But it isn’t just plastic that presents a problem. Alternative materials are part of the treaty discussions too. “We need to know what the alternatives are and if they are better or worse,” says Alexandra Harrington from the UK’s Lancaster University, who is chair of the IUCN World Commission on Environmental Law taskforce on plastic pollution.
Paper has become the go-to substitute for plastic for food companies. Politicians also thinks it’s wonderful, says Dorota Napierska, policy officer at Zero Waste Europe. “They’re in love with paper,” she explains, but they’re “not aware how problematic it is from a chemical point of view”.
Paper packaging often needs liners and coatings to protect it from grease, for example. PFAS are among the chemicals used. They are considered ‘forever chemicals’ because of their ability to accumulate permanently in the environment and have been found in high quantities in rigid fibre-based and compostable packaging.
This kind of packaging is often perceived as ‘greener’ and by default ‘safer’ but from a toxicological perspective biodegradable and bio-based packaging may not any better than conventional plastics, say experts. The rules on food contact materials also don’t cope with paper very well at all, suggests Lizzie Smith from Anthesis, a global consultancy. The European Commission has said current legislation is “largely incompatible with current trends in the switch […] to more novel or natural, sustainable alternatives” to plastic.
Research by the University of Toronto in Canada revealed the presence of PFAS in compostable packaging. With single-use plastic options being banned or phased out the scientists warned of making “regrettable” substitutions. Swedish NGO the ChemTrust this week claimed that the societal costs of PFAS amount to €16trn ($17trn) per year.
Fidra, an environmental charity based in Scotland, has also found high levels of the potentially toxic chemicals in supermarket packaging as well as pizza boxes, takeaway bags and food boxes. Sometimes the chemicals are not even needed, explains senior project manager Clare Cavers, and there are alternatives available too. “Unseen and stealthy, chemicals from our everyday lives are building up around us, to toxic levels,” she explains. “The frivolous use of PFAS needs to be phased out in packaging.”
Regulators have begun to do just that. Denmark has banned PFAS from all paper-and-board food packaging, as have several US states, for example. The European Chemicals Agency (ECHA) is currently consulting on proposed restrictions of PFAS, the first of which is on their use manufacture, use, and placement on the market of PFAS as substances on their own. The second restriction addresses concentration limits for PFAS as a constituent in another substance or contained in mixtures or articles.
The proposed restrictions are “extremely broad” focusing on the whole group of PFAS, explains Nicola Smith, partner and specialist in food and drink regulation at law firm Squire Patton Boggs.
In April 2023, ECHA also published a scientific opinion re-evaluating the risks to public health related to the presence of bisphenol A (BPA) in foodstuffs. The EU has recently introduced a new recycled plastic food contact materials regulation (which will apply to packaging which contains recycled plastic). “We are already seeing queries from clients on this,” says Smith.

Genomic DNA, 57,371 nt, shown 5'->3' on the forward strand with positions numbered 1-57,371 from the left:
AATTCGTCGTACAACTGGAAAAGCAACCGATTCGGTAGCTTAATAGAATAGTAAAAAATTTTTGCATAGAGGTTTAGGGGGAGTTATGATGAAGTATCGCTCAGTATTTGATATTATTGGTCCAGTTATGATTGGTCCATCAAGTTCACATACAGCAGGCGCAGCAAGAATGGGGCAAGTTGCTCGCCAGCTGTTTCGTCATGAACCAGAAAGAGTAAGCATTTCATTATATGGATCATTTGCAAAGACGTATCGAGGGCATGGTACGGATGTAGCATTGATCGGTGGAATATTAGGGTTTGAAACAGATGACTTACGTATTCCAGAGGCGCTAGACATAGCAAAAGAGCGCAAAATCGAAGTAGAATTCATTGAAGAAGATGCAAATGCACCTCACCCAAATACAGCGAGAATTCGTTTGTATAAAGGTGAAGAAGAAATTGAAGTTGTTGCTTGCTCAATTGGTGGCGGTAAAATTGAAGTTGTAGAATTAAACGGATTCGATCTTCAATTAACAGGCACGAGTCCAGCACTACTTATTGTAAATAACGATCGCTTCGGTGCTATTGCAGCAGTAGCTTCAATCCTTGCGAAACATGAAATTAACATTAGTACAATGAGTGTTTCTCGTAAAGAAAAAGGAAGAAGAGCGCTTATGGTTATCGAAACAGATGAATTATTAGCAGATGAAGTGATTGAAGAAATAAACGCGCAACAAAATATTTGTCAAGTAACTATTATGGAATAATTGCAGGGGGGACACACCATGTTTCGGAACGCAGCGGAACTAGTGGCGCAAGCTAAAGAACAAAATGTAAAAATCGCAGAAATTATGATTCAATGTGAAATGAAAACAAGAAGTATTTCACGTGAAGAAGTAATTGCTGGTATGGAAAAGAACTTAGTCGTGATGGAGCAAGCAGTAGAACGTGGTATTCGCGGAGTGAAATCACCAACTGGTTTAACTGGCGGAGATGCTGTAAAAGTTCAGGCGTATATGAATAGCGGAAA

In July, McKinsey, a consultancy, warned companies that the net is closing in on chemicals used in packaging, and urged a more “proactive approach” was needed as regulation of chemicals changes bringing uncertainty and risks.
FDE wants to see the food contact materials regulatory framework divided into three distinct regulations: food contact substances; final articles and migration testing; and recycled food contact materials.
NGOs wonder if the new restrictions and rules will be enough to allay the concerns raised in a growing bank of research.
Some brands have already been spooked enough into acting. Restaurant Brands International (which owns Burger King) and Yum (which owns KFC and Pizza Hut) are among the companies to have committed to remove PFAS from packaging by 2025 (Yum is also removing phthalates and BPA), according to Sigwatch, which tracks NGO activity.
Earlier this year, US food manufacturer Conagra Brands committed to eliminating PFAS in their Act II popcorn. This followed a report that showed the chemicals in microwave popcorn products being made in the US and exported to Indonesia by companies including Conagra, the American Popcorn Company, Ramsey Popcorn and Preferred Popcorn.
Conagra joins a growing list of companies, including Ahold Delhaize, Starbucks, McDonald’s, Burger King, Whole Foods Market, and others that have committed to eliminating PFAS from their food packaging.
“Governments urgently need to address this issue at the source by prohibiting the production, sale, and use of PFAS as a class, particularly for non-essential uses,” says Jitka Straková, global researcher with IPEN, which conducted the popcorn study.
Expect the pressure from campaigners, scientists and regulators to increase. But there is also the prospect of litigation. Conagra defeated two proposed class suits alleging it misleadingly portrays its Orville Redenbacher’s and Angie’s BOOMCHICKAPOP microwave popcorn as made with “natural” and “real” ingredients when the popcorn has PFAS that’s seeped in from the bags.
That was a win for the food industry but as Paul Benson from law firm Michael Best & Friedrich noted recently: “[…] few expect the ever-increasing trend of PFAS lawsuits to end anytime soon”. Indeed, what began as litigation against the chemical companies that created PFAS, has now “morphed” into cases against downstream manufacturers which incorporate PFAS into their products and their product’s packaging, he added.
Chemicals used in packaging have been described as a “ticking timebomb”. Greenpeace has certainly thrown a “nuke” with its latest report, as one packaging industry title put it this week. But the fire is coming from all sides and food companies need to recognise that none of it is friendly.